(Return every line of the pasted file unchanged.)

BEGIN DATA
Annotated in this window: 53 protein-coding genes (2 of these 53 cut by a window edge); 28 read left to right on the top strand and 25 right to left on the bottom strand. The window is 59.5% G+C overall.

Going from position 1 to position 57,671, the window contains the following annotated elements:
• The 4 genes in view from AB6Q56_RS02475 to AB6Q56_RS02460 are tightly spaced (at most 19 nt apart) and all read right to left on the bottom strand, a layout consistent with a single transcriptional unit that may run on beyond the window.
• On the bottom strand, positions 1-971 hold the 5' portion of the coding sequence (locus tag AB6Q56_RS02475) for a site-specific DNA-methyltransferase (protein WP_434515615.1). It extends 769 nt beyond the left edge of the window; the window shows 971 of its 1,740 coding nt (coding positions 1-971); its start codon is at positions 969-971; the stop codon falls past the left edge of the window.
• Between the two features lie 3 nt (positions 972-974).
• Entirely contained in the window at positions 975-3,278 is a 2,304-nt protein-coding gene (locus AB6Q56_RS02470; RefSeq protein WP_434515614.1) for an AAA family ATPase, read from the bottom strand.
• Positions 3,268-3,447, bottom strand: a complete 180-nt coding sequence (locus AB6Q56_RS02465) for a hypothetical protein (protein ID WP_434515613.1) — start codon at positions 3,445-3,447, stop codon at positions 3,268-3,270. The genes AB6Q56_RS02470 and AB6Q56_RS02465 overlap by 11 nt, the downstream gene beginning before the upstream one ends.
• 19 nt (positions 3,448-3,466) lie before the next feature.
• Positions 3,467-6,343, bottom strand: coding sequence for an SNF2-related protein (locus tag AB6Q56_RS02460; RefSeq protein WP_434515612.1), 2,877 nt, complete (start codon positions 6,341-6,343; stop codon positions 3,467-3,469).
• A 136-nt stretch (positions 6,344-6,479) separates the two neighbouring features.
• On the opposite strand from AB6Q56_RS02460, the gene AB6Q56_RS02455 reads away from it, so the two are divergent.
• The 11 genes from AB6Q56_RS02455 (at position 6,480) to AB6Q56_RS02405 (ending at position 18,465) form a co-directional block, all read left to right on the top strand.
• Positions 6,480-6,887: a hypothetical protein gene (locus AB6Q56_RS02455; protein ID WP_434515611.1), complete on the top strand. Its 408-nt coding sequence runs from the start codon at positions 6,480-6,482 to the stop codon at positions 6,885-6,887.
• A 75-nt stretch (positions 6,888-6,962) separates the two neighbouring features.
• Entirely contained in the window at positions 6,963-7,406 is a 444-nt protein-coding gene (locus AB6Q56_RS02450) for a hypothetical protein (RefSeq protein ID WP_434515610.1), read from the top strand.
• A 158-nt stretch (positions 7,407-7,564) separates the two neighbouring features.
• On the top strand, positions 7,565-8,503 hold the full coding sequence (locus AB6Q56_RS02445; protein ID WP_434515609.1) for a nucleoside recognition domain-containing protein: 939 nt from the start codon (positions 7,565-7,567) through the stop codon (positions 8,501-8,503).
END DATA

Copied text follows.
Annotated in this window: 53 protein-coding genes (2 of these 53 cut by a window edge); 28 read left to right on the top strand and 25 right to left on the bottom strand. The window is 59.5% G+C overall.

Going from position 1 to position 57,671, the window contains the following annotated elements:
• The 4 genes in view from AB6Q56_RS02475 to AB6Q56_RS02460 are tightly spaced (at most 19 nt apart) and all read right to left on the bottom strand, a layout consistent with a single transcriptional unit that may run on beyond the window.
• On the bottom strand, positions 1-971 hold the 5' portion of the coding sequence (locus tag AB6Q56_RS02475) for a site-specific DNA-methyltransferase (protein WP_434515615.1). It extends 769 nt beyond the left edge of the window; the window shows 971 of its 1,740 coding nt (coding positions 1-971); its start codon is at positions 969-971; the stop codon falls past the left edge of the window.
• Between the two features lie 3 nt (positions 972-974).
• Entirely contained in the window at positions 975-3,278 is a 2,304-nt protein-coding gene (locus AB6Q56_RS02470; RefSeq protein WP_434515614.1) for an AAA family ATPase, read from the bottom strand.
• Positions 3,268-3,447, bottom strand: a complete 180-nt coding sequence (locus AB6Q56_RS02465) for a hypothetical protein (protein ID WP_434515613.1) — start codon at positions 3,445-3,447, stop codon at positions 3,268-3,270. The genes AB6Q56_RS02470 and AB6Q56_RS02465 overlap by 11 nt, the downstream gene beginning before the upstream one ends.
• 19 nt (positions 3,448-3,466) lie before the next feature.
• Positions 3,467-6,343, bottom strand: coding sequence for an SNF2-related protein (locus tag AB6Q56_RS02460; RefSeq protein WP_434515612.1), 2,877 nt, complete (start codon positions 6,341-6,343; stop codon positions 3,467-3,469).
• A 136-nt stretch (positions 6,344-6,479) separates the two neighbouring features.
• On the opposite strand from AB6Q56_RS02460, the gene AB6Q56_RS02455 reads away from it, so the two are divergent.
• The 11 genes from AB6Q56_RS02455 (at position 6,480) to AB6Q56_RS02405 (ending at position 18,465) form a co-directional block, all read left to right on the top strand.
• Positions 6,480-6,887: a hypothetical protein gene (locus AB6Q56_RS02455; protein ID WP_434515611.1), complete on the top strand. Its 408-nt coding sequence runs from the start codon at positions 6,480-6,482 to the stop codon at positions 6,885-6,887.
• A 75-nt stretch (positions 6,888-6,962) separates the two neighbouring features.
• Entirely contained in the window at positions 6,963-7,406 is a 444-nt protein-coding gene (locus AB6Q56_RS02450) for a hypothetical protein (RefSeq protein ID WP_434515610.1), read from the top strand.
• A 158-nt stretch (positions 7,407-7,564) separates the two neighbouring features.
• On the top strand, positions 7,565-8,503 hold the full coding sequence (locus AB6Q56_RS02445; protein ID WP_434515609.1) for a nucleoside recognition domain-containing protein: 939 nt from the start codon (positions 7,565-7,567) through the stop codon (positions 8,501-8,503).